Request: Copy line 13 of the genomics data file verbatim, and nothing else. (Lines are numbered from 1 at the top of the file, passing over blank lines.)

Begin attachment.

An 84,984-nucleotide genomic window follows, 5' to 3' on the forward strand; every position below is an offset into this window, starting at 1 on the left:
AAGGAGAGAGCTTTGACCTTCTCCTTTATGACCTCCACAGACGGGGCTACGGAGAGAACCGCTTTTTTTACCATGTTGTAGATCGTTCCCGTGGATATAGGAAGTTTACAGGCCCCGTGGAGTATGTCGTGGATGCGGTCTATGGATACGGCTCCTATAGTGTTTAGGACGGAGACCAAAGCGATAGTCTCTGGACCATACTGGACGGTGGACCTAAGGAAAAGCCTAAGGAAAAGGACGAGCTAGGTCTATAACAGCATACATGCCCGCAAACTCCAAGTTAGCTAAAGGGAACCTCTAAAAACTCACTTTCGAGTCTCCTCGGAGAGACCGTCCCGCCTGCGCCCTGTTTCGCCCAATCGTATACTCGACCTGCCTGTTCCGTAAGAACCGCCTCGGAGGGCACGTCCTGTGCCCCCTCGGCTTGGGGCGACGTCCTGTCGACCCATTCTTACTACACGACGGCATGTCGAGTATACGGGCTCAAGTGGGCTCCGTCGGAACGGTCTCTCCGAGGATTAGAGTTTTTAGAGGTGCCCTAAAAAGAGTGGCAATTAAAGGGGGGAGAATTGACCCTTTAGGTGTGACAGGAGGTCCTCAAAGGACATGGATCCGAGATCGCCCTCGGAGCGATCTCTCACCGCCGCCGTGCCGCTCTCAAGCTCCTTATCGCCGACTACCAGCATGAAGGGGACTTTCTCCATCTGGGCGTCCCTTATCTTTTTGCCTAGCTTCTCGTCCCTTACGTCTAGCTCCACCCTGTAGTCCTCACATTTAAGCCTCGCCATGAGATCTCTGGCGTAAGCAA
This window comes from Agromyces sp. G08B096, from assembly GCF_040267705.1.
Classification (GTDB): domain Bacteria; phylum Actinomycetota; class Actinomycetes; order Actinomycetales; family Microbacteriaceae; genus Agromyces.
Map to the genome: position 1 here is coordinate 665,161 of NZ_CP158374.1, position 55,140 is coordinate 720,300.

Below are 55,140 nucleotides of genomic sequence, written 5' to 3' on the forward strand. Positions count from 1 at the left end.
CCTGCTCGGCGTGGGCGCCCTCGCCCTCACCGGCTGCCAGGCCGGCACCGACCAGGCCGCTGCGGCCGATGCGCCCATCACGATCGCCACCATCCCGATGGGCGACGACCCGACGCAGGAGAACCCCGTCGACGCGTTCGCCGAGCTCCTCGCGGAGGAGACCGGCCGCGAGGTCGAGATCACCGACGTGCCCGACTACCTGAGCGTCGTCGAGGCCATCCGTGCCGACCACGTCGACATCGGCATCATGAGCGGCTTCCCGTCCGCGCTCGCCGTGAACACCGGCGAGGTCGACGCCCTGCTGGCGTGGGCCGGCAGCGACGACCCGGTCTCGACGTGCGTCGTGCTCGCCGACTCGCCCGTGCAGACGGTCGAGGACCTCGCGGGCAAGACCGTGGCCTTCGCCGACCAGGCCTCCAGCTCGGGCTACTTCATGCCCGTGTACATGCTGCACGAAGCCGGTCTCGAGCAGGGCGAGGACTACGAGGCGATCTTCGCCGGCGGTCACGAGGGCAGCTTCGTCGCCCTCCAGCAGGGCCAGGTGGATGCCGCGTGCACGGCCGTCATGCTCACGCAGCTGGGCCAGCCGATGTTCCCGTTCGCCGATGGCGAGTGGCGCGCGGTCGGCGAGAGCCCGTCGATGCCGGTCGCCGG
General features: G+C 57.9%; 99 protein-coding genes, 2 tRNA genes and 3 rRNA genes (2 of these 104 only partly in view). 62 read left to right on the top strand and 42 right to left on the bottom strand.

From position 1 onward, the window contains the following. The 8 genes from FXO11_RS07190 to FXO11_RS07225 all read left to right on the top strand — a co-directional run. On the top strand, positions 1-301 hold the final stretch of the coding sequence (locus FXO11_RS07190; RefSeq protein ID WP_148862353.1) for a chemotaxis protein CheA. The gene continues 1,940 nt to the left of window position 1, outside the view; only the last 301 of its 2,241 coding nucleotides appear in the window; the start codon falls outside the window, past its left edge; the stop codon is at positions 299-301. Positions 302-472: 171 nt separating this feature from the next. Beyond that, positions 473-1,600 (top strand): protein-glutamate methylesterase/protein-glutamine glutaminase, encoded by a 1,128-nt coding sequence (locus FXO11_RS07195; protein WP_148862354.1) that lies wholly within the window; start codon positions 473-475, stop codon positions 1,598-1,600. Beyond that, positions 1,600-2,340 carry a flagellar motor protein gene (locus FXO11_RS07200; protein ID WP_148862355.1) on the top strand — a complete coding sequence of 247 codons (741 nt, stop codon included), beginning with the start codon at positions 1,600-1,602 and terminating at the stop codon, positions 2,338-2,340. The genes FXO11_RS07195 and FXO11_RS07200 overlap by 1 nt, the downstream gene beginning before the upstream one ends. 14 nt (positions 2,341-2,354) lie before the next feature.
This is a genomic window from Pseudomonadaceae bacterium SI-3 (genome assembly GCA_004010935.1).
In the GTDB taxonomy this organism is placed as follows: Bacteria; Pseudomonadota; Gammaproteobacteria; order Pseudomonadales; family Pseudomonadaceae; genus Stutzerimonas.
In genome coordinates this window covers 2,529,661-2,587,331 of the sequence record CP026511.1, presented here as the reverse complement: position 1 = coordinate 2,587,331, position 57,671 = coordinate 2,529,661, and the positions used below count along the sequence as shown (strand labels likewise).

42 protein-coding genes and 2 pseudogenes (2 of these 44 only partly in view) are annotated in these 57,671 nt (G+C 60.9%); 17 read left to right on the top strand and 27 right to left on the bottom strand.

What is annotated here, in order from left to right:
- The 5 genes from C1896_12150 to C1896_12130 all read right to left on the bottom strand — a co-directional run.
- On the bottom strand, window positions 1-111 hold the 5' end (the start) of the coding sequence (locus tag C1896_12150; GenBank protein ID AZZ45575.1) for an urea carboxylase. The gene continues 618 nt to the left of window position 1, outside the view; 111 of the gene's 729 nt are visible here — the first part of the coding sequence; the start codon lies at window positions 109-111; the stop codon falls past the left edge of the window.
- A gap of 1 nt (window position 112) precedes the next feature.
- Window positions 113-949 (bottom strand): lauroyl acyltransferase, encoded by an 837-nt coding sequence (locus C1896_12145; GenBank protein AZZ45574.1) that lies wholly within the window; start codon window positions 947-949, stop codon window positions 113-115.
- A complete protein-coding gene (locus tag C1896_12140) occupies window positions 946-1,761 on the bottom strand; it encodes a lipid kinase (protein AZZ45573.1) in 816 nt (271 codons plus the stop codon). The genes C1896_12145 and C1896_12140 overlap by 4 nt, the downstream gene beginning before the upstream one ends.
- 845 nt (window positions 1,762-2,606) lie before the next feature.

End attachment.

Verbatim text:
42 protein-coding genes and 2 pseudogenes (2 of these 44 only partly in view) are annotated in these 57,671 nt (G+C 60.9%); 17 read left to right on the top strand and 27 right to left on the bottom strand.